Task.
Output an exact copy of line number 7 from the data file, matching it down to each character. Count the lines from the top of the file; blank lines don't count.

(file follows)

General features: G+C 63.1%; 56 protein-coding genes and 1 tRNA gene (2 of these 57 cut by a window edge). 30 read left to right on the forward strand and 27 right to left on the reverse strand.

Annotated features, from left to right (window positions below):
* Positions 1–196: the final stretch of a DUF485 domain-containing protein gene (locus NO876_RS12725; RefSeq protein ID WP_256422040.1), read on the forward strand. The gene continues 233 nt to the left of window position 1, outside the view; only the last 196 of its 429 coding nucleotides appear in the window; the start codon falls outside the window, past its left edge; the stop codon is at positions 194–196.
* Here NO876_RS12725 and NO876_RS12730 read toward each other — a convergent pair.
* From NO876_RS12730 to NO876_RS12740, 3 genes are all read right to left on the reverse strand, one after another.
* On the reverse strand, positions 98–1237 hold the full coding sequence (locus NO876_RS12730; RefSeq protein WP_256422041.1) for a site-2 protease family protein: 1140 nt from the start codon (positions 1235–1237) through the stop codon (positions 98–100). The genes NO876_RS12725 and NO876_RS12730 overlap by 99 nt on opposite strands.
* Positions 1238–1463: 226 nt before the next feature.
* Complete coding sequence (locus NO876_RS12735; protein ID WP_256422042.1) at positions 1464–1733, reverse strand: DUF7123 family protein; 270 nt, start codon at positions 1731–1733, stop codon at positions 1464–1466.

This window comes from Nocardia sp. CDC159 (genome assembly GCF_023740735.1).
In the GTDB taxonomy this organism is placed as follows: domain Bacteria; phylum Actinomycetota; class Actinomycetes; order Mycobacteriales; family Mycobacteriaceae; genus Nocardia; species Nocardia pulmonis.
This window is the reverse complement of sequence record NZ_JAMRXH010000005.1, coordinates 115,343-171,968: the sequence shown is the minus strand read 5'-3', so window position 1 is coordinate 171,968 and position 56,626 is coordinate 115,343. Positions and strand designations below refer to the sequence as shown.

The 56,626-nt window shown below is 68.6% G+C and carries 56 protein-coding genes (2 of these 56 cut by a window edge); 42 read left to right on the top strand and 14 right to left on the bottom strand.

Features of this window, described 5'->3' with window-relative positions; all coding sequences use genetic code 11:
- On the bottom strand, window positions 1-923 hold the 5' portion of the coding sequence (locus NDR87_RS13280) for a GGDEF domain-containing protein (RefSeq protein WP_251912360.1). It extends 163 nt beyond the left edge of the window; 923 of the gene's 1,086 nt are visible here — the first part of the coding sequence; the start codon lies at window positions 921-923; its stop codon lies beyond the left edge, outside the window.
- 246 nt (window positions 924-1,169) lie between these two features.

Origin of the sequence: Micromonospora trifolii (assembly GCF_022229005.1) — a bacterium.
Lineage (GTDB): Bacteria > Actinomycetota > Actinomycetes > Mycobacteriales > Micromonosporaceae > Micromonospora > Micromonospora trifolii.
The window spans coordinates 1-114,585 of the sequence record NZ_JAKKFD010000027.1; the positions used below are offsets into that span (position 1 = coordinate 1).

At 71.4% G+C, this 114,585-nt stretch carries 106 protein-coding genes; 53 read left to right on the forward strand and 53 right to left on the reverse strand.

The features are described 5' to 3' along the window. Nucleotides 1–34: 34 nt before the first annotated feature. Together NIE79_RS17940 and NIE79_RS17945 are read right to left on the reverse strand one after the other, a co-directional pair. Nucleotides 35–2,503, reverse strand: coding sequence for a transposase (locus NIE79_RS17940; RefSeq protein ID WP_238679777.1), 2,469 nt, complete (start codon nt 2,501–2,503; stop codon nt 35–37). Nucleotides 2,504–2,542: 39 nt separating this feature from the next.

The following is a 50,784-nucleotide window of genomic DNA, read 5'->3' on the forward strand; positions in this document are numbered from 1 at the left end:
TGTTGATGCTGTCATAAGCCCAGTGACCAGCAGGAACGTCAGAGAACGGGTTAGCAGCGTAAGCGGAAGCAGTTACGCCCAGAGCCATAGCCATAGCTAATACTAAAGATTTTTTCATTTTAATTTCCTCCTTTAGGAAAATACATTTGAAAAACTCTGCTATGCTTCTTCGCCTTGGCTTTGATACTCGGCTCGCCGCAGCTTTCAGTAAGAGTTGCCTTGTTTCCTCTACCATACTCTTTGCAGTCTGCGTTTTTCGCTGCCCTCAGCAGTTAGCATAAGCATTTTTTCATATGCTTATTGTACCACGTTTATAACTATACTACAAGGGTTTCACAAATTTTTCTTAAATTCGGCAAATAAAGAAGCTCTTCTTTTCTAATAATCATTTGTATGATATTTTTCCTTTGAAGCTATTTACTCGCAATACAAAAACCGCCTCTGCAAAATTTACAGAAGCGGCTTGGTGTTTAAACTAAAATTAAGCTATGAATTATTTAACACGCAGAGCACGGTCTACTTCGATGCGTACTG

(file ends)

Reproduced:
* Positions 1238–1463: 226 nt before the next feature.